Hurricane Ida took out substantial amounts of US gas and oil output from the Gulf area. Light winds left the Europeans short of electrical energy from renewables. The Russians seemed to keep European gas markets short of supplies perhaps as part of an effort to force completion of the Nord Stream 2 Pipeline project and associated contracts for the additional gas by this new route.
Asian demand was healthy for gas, creating more competitive pressures on Europeans keen to import more LNG. As a result of these shortages short term gas and electrical power prices doubled or worse.
Some of this is temporary and should correct. Unless there is another damaging hurricane soon the US will restore lost output and ease their market supplies. Chinese activity has been slowing so they might not be needing so much additional energy. The winds might pick up in the autumn taking more of the strain of providing the motive power for electricity generators.
The weather-related incidents have reminded the world that it is still very dependent on fossil fuels for power generation, let alone for base heat for homes and factories. More coal has been burned as people have sought alternatives to the gas in short supply and to the wind that will not blow. It is an irony that shortages have been increased both by a sustained period of too little wind, and a brief period of too much wind in the south of the US.
We have also been reminded of the fragility of power structures, with the New Orleans area badly affected by wind damage to power lines, and the UK suffering from a fire hitting its main interconnector to import French electricity.
Attention will shift in the run up to COP 26 to how much progress the different main countries have made in reducing their dependence on fossil fuels for electricity. It was meant to be one of the easier wins to switch over from coal and gas to wind, solar and hydro. Germany is still around 40% dependent on fossil fuels, China about 67% and the USA 60% for power generation, so each of these three giants of the carbon world have a long way still to go to take out coal and gas stations and substitute reliable renewables.
The gas market is dominated by US and Russian supply, with both countries being very large users and substantial exporters of their surplus. Algeria, Qatar and Norway are also important world suppliers.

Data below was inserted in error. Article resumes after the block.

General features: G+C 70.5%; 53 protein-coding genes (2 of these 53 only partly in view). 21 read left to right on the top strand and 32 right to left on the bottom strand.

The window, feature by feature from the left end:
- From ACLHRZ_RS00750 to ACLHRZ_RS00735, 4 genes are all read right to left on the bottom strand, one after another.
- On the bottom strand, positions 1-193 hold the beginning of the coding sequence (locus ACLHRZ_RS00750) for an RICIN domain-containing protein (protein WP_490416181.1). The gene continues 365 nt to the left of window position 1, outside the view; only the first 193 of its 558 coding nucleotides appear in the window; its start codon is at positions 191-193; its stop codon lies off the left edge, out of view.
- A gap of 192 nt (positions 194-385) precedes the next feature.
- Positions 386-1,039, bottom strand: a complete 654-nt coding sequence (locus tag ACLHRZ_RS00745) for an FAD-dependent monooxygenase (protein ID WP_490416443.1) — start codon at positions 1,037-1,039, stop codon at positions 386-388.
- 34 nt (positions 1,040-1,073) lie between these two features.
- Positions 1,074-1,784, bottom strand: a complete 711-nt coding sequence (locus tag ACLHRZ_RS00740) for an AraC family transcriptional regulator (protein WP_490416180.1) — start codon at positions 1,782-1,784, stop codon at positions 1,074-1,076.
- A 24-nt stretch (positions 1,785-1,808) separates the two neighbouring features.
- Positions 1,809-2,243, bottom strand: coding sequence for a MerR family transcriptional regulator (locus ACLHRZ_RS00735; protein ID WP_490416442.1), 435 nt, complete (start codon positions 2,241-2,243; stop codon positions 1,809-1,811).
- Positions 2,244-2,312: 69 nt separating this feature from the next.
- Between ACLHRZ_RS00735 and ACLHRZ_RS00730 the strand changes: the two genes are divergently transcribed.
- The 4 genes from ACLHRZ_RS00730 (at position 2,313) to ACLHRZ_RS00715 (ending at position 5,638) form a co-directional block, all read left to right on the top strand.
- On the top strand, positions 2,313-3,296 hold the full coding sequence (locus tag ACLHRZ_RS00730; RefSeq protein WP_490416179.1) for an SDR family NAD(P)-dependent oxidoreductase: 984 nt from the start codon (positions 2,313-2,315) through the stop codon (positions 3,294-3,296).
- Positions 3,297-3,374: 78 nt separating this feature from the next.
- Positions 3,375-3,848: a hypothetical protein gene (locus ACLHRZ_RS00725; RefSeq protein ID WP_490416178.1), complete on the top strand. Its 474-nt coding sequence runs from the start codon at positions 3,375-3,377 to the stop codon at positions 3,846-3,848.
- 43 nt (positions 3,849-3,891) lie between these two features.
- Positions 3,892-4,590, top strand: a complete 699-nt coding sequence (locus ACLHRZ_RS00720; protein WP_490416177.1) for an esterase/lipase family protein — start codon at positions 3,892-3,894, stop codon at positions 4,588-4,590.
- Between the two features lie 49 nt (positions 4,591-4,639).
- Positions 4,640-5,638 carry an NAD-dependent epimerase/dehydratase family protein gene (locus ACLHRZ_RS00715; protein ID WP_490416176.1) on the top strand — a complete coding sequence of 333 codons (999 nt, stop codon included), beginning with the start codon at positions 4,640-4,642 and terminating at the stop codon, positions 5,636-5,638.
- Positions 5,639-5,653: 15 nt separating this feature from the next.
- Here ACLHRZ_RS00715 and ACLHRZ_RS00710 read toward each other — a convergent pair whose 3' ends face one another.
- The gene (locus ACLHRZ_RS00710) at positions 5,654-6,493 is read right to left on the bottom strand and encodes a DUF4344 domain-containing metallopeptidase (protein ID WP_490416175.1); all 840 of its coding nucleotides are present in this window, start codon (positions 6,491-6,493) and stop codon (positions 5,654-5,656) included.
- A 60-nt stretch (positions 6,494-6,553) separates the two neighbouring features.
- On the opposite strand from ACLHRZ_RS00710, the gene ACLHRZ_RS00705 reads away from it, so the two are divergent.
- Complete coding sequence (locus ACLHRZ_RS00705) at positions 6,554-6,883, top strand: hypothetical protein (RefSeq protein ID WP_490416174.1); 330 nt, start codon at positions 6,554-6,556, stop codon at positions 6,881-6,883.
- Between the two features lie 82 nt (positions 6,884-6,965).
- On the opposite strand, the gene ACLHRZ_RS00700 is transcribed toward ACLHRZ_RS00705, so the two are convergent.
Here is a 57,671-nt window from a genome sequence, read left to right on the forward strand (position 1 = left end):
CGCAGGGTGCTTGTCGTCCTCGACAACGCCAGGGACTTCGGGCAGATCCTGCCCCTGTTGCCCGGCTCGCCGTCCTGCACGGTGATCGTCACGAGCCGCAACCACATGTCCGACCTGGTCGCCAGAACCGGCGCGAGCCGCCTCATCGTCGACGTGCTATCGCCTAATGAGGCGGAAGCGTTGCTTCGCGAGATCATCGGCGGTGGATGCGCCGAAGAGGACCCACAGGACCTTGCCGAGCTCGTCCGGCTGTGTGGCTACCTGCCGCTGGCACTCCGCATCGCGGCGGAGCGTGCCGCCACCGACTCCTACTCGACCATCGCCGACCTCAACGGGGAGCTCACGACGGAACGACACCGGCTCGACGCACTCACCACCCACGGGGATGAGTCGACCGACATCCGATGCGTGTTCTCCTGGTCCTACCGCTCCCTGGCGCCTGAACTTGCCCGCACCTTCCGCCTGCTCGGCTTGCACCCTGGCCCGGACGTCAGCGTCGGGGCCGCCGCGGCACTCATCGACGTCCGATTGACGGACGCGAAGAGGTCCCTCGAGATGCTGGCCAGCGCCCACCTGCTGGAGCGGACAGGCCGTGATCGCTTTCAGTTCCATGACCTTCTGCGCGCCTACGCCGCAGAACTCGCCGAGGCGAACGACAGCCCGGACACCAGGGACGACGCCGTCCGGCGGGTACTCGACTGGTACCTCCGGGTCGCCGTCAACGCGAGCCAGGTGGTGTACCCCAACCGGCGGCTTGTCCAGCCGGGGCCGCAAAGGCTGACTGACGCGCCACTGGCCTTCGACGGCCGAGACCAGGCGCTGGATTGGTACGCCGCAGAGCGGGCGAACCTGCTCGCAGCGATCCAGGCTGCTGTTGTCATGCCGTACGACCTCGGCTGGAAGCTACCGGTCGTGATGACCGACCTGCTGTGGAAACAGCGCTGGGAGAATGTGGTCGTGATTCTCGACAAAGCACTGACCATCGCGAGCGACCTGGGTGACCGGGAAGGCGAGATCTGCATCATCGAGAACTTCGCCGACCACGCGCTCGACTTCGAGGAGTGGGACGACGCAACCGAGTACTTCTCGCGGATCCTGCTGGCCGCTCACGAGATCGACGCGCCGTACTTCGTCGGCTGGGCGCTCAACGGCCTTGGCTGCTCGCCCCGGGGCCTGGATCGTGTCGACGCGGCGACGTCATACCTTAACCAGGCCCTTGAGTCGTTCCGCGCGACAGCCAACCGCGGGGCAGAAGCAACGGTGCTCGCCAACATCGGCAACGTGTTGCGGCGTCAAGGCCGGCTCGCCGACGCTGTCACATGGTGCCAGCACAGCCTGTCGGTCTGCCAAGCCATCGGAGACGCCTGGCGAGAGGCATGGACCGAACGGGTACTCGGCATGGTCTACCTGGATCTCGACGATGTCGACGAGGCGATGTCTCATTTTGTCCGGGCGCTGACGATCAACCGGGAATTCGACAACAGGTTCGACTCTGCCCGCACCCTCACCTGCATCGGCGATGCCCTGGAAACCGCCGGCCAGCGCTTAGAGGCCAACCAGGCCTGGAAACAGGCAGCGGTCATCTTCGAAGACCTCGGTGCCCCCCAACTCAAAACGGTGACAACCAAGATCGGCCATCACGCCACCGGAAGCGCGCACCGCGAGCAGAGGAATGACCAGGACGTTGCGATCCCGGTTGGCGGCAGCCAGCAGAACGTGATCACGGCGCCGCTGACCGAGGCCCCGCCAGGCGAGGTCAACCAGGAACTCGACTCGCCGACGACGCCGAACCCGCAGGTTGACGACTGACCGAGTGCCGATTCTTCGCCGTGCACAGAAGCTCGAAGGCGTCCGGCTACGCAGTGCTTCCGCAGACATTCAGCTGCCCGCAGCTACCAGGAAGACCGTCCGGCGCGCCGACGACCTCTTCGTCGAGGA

The IEA expects gas demand to increase this year and to reach a new high level, surpassing its pre pandemic volumes. Recovery of the economy, switching out of dirtier coal, and the problems with renewable alternatives all point in this direction. More gas is now priced by its own market forces rather than through indexing it to oil. In the short term this has allowed even more price appreciation at a time of scarcity.
The advent of the Nord Stream 2 gas pipeline has caused tensions in the US relationship with Germany and the EU. Both Presidents Trump and Biden urged the Germans not to become more dependent on Russian gas, seeing it as a strategic weakness. It looks clear it is going ahead and Germany will enter into contractual dependence on a large increase in Russian gas.
This will ease the immediate shortages once the gas starts to flow and may help Germany reduce some of its coal dependency – but it does leave Russia able to influence the EU from a position of strength.
As large, quoted oil and gas companies look to sell off their fossil fuel assets and scramble into more renewables it also means the unquoted players and state actors that will dominate the remaining fossil fuel reserves stand to profit from still supplying product that will remain in demand.
As the EU, UK and maybe Biden’s US press on with more renewables the rest of the world will still look to fossil fuels to power growth leaving a good market for these supplies. During periods of too much or too little wind, even the virtuous West will need more fossil fuels to keep the lights on.
We have just had a reminder of what a bit of weather disruption can do. It can deliver super profits to out of favour sectors and activities. It can also give a nasty twist to the inflation which central Banks assure us will be temporary. The bull market depends on a recovery in the wind and more balance in energy markets to ease the current supply and price troubles.
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